The uterine cervix - a new member of the family of immunologically exceptional sites?
Petter Höglund, Klas Kärre, and Georg Klein
Microbiology and Tumor Biology Center, Karolinska Institute, Stockholm, Sweden
cervix uteri, immune privilege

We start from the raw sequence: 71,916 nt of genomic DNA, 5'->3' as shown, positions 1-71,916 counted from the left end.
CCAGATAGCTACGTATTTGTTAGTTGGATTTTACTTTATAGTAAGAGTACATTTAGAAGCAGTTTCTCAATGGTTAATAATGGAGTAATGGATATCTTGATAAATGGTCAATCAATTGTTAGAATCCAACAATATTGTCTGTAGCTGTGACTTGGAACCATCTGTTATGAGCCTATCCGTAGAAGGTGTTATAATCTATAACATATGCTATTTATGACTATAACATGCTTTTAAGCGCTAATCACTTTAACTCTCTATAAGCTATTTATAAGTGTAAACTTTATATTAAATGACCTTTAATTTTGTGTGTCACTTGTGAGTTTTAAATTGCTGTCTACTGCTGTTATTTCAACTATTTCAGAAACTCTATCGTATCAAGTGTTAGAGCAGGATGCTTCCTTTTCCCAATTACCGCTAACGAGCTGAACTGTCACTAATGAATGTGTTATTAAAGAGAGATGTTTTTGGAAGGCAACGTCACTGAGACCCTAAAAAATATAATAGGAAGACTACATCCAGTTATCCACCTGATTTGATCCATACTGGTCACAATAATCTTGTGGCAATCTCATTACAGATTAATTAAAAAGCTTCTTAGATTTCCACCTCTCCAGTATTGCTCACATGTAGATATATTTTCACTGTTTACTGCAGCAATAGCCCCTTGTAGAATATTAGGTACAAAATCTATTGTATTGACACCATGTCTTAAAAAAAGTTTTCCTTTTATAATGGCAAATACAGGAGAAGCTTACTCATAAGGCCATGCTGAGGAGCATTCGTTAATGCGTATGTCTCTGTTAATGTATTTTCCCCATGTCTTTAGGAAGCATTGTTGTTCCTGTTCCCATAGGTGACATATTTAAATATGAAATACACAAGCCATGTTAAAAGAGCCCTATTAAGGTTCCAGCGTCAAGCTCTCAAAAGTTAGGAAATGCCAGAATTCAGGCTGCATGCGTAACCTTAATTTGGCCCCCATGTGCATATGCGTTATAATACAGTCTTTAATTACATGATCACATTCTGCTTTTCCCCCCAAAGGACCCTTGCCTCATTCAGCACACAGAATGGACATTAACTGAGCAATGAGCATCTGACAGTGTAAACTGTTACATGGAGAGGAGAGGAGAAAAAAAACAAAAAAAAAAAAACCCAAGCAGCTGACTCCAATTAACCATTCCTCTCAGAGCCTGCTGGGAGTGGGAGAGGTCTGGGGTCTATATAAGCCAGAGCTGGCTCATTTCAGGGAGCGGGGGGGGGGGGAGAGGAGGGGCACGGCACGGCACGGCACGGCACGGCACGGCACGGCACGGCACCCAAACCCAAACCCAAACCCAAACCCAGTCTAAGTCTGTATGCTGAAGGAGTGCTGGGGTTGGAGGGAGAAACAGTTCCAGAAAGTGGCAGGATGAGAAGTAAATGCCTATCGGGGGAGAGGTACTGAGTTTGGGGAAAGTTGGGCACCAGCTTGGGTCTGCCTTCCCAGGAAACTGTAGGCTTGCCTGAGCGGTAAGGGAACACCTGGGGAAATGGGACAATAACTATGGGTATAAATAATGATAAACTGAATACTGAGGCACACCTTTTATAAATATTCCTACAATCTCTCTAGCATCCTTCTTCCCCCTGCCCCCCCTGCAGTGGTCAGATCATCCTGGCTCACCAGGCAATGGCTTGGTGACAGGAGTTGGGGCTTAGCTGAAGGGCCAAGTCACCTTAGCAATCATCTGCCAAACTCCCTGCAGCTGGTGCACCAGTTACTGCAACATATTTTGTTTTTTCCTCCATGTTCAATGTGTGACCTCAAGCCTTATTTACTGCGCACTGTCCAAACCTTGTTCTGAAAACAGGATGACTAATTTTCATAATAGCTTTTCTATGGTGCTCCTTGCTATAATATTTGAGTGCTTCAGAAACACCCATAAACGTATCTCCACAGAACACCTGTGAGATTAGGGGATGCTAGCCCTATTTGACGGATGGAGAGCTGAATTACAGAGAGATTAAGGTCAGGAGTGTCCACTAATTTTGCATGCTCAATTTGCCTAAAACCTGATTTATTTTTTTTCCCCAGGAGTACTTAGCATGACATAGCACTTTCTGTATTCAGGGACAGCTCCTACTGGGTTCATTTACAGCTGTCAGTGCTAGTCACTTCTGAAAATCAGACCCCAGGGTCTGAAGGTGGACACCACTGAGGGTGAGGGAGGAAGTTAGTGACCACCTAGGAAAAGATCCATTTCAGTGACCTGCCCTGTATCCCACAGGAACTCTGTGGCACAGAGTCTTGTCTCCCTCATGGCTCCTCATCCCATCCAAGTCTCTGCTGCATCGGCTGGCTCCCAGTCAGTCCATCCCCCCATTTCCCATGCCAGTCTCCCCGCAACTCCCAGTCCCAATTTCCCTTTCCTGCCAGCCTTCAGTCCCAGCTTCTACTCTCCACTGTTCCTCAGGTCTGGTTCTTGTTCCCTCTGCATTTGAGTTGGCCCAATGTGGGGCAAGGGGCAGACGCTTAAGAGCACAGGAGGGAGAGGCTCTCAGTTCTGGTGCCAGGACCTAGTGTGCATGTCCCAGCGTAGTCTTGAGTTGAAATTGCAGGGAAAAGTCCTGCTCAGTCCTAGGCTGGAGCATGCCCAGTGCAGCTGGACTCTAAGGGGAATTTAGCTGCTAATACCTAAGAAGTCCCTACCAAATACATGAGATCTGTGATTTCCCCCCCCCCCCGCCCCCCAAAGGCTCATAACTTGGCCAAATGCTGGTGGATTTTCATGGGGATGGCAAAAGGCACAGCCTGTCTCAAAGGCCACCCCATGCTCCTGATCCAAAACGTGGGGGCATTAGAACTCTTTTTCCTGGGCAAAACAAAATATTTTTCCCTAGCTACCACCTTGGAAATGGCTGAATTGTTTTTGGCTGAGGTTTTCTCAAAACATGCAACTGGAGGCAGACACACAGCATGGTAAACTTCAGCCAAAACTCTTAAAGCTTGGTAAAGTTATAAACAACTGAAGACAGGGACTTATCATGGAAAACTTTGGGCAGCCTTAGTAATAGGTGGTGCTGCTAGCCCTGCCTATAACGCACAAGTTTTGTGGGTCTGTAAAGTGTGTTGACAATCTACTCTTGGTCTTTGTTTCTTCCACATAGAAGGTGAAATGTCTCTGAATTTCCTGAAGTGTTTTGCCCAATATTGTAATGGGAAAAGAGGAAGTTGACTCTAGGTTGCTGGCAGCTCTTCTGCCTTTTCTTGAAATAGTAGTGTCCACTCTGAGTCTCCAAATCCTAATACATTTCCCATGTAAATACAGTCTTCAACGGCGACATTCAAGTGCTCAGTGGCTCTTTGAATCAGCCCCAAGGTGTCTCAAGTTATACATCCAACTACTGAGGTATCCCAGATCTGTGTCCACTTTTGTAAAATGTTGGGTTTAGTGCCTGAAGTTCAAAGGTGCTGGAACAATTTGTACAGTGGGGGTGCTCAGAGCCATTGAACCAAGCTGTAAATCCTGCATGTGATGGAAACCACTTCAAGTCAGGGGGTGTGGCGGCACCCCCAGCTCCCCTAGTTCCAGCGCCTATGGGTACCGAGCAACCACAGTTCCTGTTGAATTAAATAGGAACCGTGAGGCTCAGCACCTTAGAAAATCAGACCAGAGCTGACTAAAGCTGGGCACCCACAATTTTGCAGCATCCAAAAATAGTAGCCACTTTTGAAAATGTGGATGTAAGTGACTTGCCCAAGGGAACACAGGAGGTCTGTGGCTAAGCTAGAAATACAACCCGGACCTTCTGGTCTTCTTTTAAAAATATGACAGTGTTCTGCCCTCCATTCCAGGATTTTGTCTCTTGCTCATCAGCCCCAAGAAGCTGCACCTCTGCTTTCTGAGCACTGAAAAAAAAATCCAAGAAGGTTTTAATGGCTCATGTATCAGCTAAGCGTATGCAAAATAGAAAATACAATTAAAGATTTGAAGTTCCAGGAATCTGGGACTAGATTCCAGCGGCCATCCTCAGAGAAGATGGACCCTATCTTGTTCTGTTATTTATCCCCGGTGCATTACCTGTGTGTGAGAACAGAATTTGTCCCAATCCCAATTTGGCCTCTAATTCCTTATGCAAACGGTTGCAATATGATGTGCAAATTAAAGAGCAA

As a bystander effect, immune responses against infectious organisms can damage normal cells. Immune privilege can protect such endangered tissues from immune destruction. One example is the eye where potentially devastating inflammatory reactions are prevented by active, counter-regulating processes that prevent lymphocyte activation. Recent epidemiological data from transplant patients in Sweden showed, surprisingly, that the frequency of cervical cancers did not increase in organ transplant recipients, in contrast to cancers of the vagina, vulva and anus. The same subtypes of HPV are known to be involved in the genesis of all these tumors. The immune surveillance mechanisms known to antagonize the outgrowth of virally-associated neoplasms would have been expected to affect them all. The special case of cervical carcinomas may reflect a site-specific immune privilege that could have evolved to protect the integrity of the reproductive function.